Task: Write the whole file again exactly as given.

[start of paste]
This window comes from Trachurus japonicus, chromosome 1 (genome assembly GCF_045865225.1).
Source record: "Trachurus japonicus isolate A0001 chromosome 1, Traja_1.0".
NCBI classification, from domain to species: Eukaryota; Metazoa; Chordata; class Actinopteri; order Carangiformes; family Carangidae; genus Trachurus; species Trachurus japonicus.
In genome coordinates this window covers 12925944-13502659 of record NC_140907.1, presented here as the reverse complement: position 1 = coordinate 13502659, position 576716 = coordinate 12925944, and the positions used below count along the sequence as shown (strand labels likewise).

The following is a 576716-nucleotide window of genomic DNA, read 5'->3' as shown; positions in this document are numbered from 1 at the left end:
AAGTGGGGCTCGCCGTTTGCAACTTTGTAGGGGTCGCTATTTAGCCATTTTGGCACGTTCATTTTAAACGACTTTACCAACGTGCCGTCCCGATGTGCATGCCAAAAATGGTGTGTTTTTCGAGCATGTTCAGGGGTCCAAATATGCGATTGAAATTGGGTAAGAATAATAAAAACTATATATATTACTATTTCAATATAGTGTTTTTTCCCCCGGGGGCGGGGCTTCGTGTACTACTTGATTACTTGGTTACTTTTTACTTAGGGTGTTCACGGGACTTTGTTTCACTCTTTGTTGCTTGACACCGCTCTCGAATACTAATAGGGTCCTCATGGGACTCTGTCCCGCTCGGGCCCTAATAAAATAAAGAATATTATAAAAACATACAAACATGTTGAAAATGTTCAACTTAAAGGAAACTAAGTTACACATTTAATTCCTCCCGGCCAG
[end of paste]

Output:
This window comes from Trachurus japonicus, chromosome 1 (genome assembly GCF_045865225.1).
Source record: "Trachurus japonicus isolate A0001 chromosome 1, Traja_1.0".
NCBI classification, from domain to species: Eukaryota; Metazoa; Chordata; class Actinopteri; order Carangiformes; family Carangidae; genus Trachurus; species Trachurus japonicus.
In genome coordinates this window covers 12925944-13502659 of record NC_140907.1, presented here as the reverse complement: position 1 = coordinate 13502659, position 576716 = coordinate 12925944, and the positions used below count along the sequence as shown (strand labels likewise).

The following is a 576716-nucleotide window of genomic DNA, read 5'->3' as shown; positions in this document are numbered from 1 at the left end:
AAGTGGGGCTCGCCGTTTGCAACTTTGTAGGGGTCGCTATTTAGCCATTTTGGCACGTTCATTTTAAACGACTTTACCAACGTGCCGTCCCGATGTGCATGCCAAAAATGGTGTGTTTTTCGAGCATGTTCAGGGGTCCAAATATGCGATTGAAATTGGGTAAGAATAATAAAAACTATATATATTACTATTTCAATATAGTGTTTTTTCCCCCGGGGGCGGGGCTTCGTGTACTACTTGATTACTTGGTTACTTTTTACTTAGGGTGTTCACGGGACTTTGTTTCACTCTTTGTTGCTTGACACCGCTCTCGAATACTAATAGGGTCCTCATGGGACTCTGTCCCGCTCGGGCCCTAATAAAATAAAGAATATTATAAAAACATACAAACATGTTGAAAATGTTCAACTTAAAGGAAACTAAGTTACACATTTAATTCCTCCCGGCCAG